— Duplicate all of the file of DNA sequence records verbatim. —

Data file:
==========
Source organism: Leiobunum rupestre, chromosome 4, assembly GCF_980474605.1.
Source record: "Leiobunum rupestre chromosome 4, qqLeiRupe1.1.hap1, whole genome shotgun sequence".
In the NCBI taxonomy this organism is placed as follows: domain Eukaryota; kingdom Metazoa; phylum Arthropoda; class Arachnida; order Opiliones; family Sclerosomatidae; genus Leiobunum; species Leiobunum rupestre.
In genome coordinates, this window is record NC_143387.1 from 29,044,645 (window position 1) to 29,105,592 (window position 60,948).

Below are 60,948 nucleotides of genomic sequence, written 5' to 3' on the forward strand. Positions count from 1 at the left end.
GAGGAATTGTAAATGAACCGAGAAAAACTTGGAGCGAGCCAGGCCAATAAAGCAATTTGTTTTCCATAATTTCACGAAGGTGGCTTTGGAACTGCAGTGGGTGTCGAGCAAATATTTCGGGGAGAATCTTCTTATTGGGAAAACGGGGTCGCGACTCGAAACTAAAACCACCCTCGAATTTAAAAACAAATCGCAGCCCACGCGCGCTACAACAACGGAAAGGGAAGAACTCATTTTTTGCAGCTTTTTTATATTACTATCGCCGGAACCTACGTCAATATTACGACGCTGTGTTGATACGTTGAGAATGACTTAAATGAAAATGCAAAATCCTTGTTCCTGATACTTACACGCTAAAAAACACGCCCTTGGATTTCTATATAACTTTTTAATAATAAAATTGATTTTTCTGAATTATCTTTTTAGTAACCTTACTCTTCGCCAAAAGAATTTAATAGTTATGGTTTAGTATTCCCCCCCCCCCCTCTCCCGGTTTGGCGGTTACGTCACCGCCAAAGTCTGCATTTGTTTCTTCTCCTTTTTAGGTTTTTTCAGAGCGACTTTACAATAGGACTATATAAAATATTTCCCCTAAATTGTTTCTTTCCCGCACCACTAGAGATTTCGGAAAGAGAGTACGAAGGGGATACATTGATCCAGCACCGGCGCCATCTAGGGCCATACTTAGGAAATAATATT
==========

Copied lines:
Source organism: Leiobunum rupestre, chromosome 4, assembly GCF_980474605.1.
Source record: "Leiobunum rupestre chromosome 4, qqLeiRupe1.1.hap1, whole genome shotgun sequence".
In the NCBI taxonomy this organism is placed as follows: domain Eukaryota; kingdom Metazoa; phylum Arthropoda; class Arachnida; order Opiliones; family Sclerosomatidae; genus Leiobunum; species Leiobunum rupestre.
In genome coordinates, this window is record NC_143387.1 from 29,044,645 (window position 1) to 29,105,592 (window position 60,948).

Below are 60,948 nucleotides of genomic sequence, written 5' to 3' on the forward strand. Positions count from 1 at the left end.
GAGGAATTGTAAATGAACCGAGAAAAACTTGGAGCGAGCCAGGCCAATAAAGCAATTTGTTTTCCATAATTTCACGAAGGTGGCTTTGGAACTGCAGTGGGTGTCGAGCAAATATTTCGGGGAGAATCTTCTTATTGGGAAAACGGGGTCGCGACTCGAAACTAAAACCACCCTCGAATTTAAAAACAAATCGCAGCCCACGCGCGCTACAACAACGGAAAGGGAAGAACTCATTTTTTGCAGCTTTTTTATATTACTATCGCCGGAACCTACGTCAATATTACGACGCTGTGTTGATACGTTGAGAATGACTTAAATGAAAATGCAAAATCCTTGTTCCTGATACTTACACGCTAAAAAACACGCCCTTGGATTTCTATATAACTTTTTAATAATAAAATTGATTTTTCTGAATTATCTTTTTAGTAACCTTACTCTTCGCCAAAAGAATTTAATAGTTATGGTTTAGTATTCCCCCCCCCCCCTCTCCCGGTTTGGCGGTTACGTCACCGCCAAAGTCTGCATTTGTTTCTTCTCCTTTTTAGGTTTTTTCAGAGCGACTTTACAATAGGACTATATAAAATATTTCCCCTAAATTGTTTCTTTCCCGCACCACTAGAGATTTCGGAAAGAGAGTACGAAGGGGATACATTGATCCAGCACCGGCGCCATCTAGGGCCATACTTAGGAAATAATATT